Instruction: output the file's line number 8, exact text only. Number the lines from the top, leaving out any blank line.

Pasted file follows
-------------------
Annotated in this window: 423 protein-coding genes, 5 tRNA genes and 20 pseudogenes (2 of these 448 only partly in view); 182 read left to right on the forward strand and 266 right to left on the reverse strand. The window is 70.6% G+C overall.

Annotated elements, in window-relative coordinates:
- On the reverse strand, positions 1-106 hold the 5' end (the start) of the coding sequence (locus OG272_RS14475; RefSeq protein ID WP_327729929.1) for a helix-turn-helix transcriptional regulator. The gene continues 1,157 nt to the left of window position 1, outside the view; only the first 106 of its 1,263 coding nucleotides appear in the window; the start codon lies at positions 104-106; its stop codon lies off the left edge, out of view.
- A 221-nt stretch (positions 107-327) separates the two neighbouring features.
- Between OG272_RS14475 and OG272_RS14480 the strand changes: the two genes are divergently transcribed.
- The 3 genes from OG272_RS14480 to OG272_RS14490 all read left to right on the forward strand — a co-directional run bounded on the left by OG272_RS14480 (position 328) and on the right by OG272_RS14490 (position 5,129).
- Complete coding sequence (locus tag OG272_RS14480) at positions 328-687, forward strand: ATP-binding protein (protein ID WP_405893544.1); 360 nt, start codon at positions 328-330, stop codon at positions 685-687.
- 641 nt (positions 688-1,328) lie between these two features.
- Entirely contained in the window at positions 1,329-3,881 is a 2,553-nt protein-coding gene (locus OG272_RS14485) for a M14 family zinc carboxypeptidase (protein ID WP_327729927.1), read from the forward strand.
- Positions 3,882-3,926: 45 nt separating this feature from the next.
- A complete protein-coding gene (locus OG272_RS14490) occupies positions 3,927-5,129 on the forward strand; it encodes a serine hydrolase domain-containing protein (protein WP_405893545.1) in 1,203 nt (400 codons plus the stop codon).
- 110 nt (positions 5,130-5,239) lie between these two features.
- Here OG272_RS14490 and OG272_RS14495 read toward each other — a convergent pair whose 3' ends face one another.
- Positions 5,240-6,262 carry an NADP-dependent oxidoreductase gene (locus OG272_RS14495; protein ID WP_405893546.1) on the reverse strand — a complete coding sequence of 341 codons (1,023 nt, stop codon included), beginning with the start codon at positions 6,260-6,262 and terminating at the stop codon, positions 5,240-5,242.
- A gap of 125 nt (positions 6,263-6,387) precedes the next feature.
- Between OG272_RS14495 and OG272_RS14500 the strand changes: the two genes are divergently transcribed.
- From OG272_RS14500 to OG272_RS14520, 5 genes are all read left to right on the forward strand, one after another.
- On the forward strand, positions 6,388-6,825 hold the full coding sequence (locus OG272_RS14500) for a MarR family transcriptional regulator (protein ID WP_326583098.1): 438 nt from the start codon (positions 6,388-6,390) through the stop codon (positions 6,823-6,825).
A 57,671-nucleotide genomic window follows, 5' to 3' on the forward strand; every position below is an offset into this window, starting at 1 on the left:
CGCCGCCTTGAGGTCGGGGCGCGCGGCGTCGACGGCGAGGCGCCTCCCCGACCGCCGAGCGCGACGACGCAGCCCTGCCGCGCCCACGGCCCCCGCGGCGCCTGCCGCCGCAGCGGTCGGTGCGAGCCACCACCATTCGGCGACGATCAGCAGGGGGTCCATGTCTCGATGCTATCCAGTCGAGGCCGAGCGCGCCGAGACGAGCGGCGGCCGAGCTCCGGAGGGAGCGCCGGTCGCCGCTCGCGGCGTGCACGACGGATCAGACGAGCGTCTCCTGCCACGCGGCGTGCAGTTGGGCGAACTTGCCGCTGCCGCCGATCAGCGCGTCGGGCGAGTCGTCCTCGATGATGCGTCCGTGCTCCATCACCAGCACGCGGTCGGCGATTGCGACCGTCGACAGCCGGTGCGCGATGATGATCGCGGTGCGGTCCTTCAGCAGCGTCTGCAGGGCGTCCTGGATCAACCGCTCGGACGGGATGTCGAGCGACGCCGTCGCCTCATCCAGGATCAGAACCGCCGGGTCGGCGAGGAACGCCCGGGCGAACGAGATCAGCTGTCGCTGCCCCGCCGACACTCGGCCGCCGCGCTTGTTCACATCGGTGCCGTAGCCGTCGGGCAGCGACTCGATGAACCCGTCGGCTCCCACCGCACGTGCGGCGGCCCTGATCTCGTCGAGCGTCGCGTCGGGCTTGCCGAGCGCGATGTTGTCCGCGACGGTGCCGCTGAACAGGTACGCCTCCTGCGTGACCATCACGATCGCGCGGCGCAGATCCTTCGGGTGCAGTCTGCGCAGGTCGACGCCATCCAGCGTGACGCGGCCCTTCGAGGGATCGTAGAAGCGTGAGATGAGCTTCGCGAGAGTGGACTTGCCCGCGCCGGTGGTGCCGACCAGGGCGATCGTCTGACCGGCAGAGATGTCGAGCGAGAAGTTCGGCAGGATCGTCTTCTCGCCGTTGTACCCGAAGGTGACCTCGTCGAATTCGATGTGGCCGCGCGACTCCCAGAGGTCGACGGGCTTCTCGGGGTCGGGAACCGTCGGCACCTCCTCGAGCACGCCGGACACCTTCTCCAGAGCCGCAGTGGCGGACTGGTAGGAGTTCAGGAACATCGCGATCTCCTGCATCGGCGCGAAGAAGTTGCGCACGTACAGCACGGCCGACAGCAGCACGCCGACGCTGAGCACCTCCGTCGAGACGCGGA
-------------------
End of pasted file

- 641 nt (positions 688-1,328) lie between these two features.